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Come On!

Jim Law explains how motion verbs become discourse markers.

Ever wondered why we say “come on” when we’re frustrated with someone or something? The words literally mean that we want someone to move toward us, but we’re expressing a completely different idea. Assistant Professor Jim Law (Historical Linguistics, French) explained this odd occurrence at the September 28, 2023, French lecture.

Law’s lecture covered how motion verbs such as “to go,” “to come,” and “to walk” acquire other functions in language, particularly to command, to react emotionally, or to organize conversation the way conjunctions do within a sentence. This process, called pragmaticalization, explains why the phrase “come on” can be an expression of frustration rather than a request to get closer. Law explained that words that have gone through pragmaticalization are called discourse markers.

Law noticed that modern French only has one discourse marker, allez, which comes from the verb aller, meaning “to go.” Other modern romance languages such as Spanish and Portuguese have several, including forms of “to go,” “to come,” and “to walk.” Law examined the differences between modern French, other modern romance languages, and medieval French to get a sense of how discourse markers develop over time.

a page of the dictionary blurred at the edges
Photo by Joshua Hoehne

Law tracked two characteristics of motion verbs in romance languages as they gained new functions. The first characteristic is increased morphosyntactic freedom, which means that a verb can appear in any part of the sentence, not just as a verb. For example, aller in verb form has to follow a noun (e.g., “Vous allez”), but as a discourse marker it appears in other locations in the sentence. For example, “Allez, quoi d’autre?” (roughly, “come on, what else?”). In Law’s words, “A discourse marker can go anywhere it wants, beginning of a sentence, end of a sentence, all by itself.”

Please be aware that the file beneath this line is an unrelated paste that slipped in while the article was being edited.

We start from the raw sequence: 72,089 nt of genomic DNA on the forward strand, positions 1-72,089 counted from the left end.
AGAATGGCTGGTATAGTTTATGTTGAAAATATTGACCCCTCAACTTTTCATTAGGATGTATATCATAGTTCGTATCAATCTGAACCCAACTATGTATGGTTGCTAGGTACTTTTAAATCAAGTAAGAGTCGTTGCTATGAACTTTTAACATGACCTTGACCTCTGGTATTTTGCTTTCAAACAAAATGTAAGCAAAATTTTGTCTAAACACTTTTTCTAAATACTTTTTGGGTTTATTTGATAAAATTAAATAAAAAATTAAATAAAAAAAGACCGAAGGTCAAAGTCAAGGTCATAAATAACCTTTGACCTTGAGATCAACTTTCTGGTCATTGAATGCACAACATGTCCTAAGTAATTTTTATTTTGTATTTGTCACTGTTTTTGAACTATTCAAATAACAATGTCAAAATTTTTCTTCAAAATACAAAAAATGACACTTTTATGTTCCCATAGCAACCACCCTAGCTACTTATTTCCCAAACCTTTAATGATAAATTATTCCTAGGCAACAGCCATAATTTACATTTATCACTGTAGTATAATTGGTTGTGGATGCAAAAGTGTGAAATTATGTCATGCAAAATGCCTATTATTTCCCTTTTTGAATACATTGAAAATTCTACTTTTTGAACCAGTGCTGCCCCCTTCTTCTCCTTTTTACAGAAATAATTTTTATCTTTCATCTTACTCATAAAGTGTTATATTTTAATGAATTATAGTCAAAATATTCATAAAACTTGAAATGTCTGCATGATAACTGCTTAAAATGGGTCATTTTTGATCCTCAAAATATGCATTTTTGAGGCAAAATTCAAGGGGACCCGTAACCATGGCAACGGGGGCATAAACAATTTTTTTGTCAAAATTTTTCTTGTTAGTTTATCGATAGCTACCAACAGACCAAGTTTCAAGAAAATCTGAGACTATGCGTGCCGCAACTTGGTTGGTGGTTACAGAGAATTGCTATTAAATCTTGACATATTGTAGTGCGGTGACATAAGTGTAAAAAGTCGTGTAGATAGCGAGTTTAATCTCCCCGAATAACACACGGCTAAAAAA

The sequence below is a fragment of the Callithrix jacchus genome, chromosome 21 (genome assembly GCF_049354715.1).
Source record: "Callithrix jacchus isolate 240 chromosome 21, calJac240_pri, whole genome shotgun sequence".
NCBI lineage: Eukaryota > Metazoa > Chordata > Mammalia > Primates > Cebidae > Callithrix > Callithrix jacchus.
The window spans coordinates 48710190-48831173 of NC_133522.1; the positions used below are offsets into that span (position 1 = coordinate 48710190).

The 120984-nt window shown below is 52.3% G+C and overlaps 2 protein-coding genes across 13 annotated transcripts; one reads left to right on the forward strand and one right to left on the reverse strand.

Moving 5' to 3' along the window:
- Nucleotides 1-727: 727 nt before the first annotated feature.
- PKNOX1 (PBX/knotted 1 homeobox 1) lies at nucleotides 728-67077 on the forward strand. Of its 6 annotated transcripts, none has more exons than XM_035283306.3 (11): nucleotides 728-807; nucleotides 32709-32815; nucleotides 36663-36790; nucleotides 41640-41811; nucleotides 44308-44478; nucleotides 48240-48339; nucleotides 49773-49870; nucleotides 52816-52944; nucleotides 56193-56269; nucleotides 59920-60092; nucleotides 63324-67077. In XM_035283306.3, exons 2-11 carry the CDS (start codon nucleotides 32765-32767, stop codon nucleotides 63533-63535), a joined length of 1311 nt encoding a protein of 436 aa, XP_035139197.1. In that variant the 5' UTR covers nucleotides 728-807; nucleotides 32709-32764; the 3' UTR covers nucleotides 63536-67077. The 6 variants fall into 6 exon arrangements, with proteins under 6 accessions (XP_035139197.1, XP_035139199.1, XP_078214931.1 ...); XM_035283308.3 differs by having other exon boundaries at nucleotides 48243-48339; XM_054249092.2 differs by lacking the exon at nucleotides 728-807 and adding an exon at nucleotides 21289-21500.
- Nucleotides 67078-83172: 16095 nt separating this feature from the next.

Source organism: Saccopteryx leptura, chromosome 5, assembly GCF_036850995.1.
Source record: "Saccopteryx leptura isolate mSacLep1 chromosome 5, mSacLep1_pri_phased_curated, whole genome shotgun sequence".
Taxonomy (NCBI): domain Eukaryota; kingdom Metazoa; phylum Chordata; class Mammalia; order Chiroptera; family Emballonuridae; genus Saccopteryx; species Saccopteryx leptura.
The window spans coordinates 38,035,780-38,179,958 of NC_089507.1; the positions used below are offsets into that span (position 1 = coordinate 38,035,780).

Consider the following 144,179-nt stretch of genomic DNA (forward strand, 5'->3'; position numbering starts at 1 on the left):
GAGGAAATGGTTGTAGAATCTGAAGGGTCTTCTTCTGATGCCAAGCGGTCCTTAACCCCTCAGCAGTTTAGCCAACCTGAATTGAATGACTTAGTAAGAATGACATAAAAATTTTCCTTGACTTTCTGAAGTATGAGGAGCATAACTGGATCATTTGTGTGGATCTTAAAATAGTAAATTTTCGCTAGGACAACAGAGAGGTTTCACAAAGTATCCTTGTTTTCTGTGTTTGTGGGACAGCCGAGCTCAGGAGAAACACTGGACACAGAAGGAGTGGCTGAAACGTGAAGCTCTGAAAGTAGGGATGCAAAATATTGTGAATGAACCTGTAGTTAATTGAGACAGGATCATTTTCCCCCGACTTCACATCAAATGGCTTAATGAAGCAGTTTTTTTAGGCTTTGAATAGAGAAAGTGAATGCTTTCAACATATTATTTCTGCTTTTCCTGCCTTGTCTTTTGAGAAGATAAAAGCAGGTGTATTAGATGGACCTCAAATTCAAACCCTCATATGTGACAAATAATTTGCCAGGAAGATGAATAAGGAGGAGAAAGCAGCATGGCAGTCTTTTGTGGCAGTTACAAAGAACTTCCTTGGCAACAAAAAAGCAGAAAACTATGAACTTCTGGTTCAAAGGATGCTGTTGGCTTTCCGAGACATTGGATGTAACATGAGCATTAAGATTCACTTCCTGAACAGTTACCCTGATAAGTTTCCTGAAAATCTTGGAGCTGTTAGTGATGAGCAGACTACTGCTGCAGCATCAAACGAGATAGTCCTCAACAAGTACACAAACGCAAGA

The second characteristic that Law tracked is how discourse markers slowly get stuck in one conjugation, a process called fossilization of form. For example, in modern French, when allez is a discourse marker it always appears as allez, even when the rest of the sentence is conjugated for a different noun.

Law suggests that pragmaticalization of motion verbs exists on a spectrum. He said, “Over time, one word will take on more functions and it’ll push the others out of the way.” On one end of the spectrum, Medieval French displays many forms of the verbs “to come” and “to go.” In the middle, modern Spanish and Portuguese use a few forms of each word, with one discourse marker gaining broader functionality. On the other end, in modern French, allez has fully fossilized and replaced other discourse markers.

Law hopes that learning how words evolve can help us understand the cognitive processes behind this shift from motion to discourse marker, and the language patterns of the human mind.

The French lecture series occurs Thursdays at 10 a.m. JFSB 3132, view the schedule and topics.